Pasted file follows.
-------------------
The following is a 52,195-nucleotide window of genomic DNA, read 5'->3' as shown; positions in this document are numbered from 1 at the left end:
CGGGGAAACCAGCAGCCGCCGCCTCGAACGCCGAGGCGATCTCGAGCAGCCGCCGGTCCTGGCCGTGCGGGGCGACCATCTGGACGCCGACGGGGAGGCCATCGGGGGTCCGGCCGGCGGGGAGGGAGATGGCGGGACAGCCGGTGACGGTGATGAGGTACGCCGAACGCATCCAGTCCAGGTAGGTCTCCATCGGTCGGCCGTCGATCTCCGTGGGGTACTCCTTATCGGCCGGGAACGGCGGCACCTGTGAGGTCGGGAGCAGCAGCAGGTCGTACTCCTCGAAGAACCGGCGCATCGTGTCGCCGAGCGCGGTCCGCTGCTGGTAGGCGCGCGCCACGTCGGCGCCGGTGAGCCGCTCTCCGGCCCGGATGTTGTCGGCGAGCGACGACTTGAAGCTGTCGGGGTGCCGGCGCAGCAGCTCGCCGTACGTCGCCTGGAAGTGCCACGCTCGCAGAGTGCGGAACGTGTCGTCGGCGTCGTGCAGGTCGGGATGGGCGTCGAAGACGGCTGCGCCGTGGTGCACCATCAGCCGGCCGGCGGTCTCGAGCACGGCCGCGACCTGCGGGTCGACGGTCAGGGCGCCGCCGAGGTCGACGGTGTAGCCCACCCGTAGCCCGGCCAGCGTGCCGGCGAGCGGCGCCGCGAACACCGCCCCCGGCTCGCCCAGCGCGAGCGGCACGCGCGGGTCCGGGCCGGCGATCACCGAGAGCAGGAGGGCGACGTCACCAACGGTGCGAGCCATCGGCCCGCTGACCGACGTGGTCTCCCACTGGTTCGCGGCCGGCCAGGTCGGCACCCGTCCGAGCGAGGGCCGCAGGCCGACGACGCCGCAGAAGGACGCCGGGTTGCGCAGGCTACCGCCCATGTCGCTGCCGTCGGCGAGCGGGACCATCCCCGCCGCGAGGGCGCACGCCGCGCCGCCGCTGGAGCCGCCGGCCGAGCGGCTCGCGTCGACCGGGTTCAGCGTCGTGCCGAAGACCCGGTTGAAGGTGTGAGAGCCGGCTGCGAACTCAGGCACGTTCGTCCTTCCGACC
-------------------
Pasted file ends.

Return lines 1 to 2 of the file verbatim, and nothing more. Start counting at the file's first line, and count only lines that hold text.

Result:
The following is a 52,195-nucleotide window of genomic DNA, read 5'->3' as shown; positions in this document are numbered from 1 at the left end:
CGGGGAAACCAGCAGCCGCCGCCTCGAACGCCGAGGCGATCTCGAGCAGCCGCCGGTCCTGGCCGTGCGGGGCGACCATCTGGACGCCGACGGGGAGGCCATCGGGGGTCCGGCCGGCGGGGAGGGAGATGGCGGGACAGCCGGTGACGGTGATGAGGTACGCCGAACGCATCCAGTCCAGGTAGGTCTCCATCGGTCGGCCGTCGATCTCCGTGGGGTACTCCTTATCGGCCGGGAACGGCGGCACCTGTGAGGTCGGGAGCAGCAGCAGGTCGTACTCCTCGAAGAACCGGCGCATCGTGTCGCCGAGCGCGGTCCGCTGCTGGTAGGCGCGCGCCACGTCGGCGCCGGTGAGCCGCTCTCCGGCCCGGATGTTGTCGGCGAGCGACGACTTGAAGCTGTCGGGGTGCCGGCGCAGCAGCTCGCCGTACGTCGCCTGGAAGTGCCACGCTCGCAGAGTGCGGAACGTGTCGTCGGCGTCGTGCAGGTCGGGATGGGCGTCGAAGACGGCTGCGCCGTGGTGCACCATCAGCCGGCCGGCGGTCTCGAGCACGGCCGCGACCTGCGGGTCGACGGTCAGGGCGCCGCCGAGGTCGACGGTGTAGCCCACCCGTAGCCCGGCCAGCGTGCCGGCGAGCGGCGCCGCGAACACCGCCCCCGGCTCGCCCAGCGCGAGCGGCACGCGCGGGTCCGGGCCGGCGATCACCGAGAGCAGGAGGGCGACGTCACCAACGGTGCGAGCCATCGGCCCGCTGACCGACGTGGTCTCCCACTGGTTCGCGGCCGGCCAGGTCGGCACCCGTCCGAGCGAGGGCCGCAGGCCGACGACGCCGCAGAAGGACGCCGGGTTGCGCAGGCTACCGCCCATGTCGCTGCCGTCGGCGAGCGGGACCATCCCCGCCGCGAGGGCGCACGCCGCGCCGCCGCTGGAGCCGCCGGCCGAGCGGCTCGCGTCGACCGGGTTCAGCGTCGTGCCGAAGACCCGGTTGAAGGTGTGAGAGCCGGCTGCGAACTCAGGCACGTTCGTCCTTCCGACC